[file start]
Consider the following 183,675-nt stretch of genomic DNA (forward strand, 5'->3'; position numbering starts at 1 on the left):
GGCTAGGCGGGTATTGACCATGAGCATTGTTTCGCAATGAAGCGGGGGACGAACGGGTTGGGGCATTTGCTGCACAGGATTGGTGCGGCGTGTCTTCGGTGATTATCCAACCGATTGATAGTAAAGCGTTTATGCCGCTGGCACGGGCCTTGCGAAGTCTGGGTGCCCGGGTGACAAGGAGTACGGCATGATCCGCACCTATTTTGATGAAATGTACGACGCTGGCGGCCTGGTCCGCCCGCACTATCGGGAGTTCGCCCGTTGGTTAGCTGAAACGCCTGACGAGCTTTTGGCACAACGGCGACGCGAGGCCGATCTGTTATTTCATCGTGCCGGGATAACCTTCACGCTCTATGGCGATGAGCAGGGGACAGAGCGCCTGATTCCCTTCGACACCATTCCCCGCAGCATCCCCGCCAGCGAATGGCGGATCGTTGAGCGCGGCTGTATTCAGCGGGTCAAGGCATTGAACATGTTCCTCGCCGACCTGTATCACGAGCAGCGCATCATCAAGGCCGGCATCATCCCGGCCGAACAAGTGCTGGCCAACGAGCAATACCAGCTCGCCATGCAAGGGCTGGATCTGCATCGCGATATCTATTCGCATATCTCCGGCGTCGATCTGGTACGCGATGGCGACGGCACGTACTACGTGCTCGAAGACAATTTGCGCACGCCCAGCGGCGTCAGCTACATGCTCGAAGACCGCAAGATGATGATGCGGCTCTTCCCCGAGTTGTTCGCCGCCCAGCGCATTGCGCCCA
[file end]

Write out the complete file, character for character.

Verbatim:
Consider the following 183,675-nt stretch of genomic DNA (forward strand, 5'->3'; position numbering starts at 1 on the left):
GGCTAGGCGGGTATTGACCATGAGCATTGTTTCGCAATGAAGCGGGGGACGAACGGGTTGGGGCATTTGCTGCACAGGATTGGTGCGGCGTGTCTTCGGTGATTATCCAACCGATTGATAGTAAAGCGTTTATGCCGCTGGCACGGGCCTTGCGAAGTCTGGGTGCCCGGGTGACAAGGAGTACGGCATGATCCGCACCTATTTTGATGAAATGTACGACGCTGGCGGCCTGGTCCGCCCGCACTATCGGGAGTTCGCCCGTTGGTTAGCTGAAACGCCTGACGAGCTTTTGGCACAACGGCGACGCGAGGCCGATCTGTTATTTCATCGTGCCGGGATAACCTTCACGCTCTATGGCGATGAGCAGGGGACAGAGCGCCTGATTCCCTTCGACACCATTCCCCGCAGCATCCCCGCCAGCGAATGGCGGATCGTTGAGCGCGGCTGTATTCAGCGGGTCAAGGCATTGAACATGTTCCTCGCCGACCTGTATCACGAGCAGCGCATCATCAAGGCCGGCATCATCCCGGCCGAACAAGTGCTGGCCAACGAGCAATACCAGCTCGCCATGCAAGGGCTGGATCTGCATCGCGATATCTATTCGCATATCTCCGGCGTCGATCTGGTACGCGATGGCGACGGCACGTACTACGTGCTCGAAGACAATTTGCGCACGCCCAGCGGCGTCAGCTACATGCTCGAAGACCGCAAGATGATGATGCGGCTCTTCCCCGAGTTGTTCGCCGCCCAGCGCATTGCGCCCA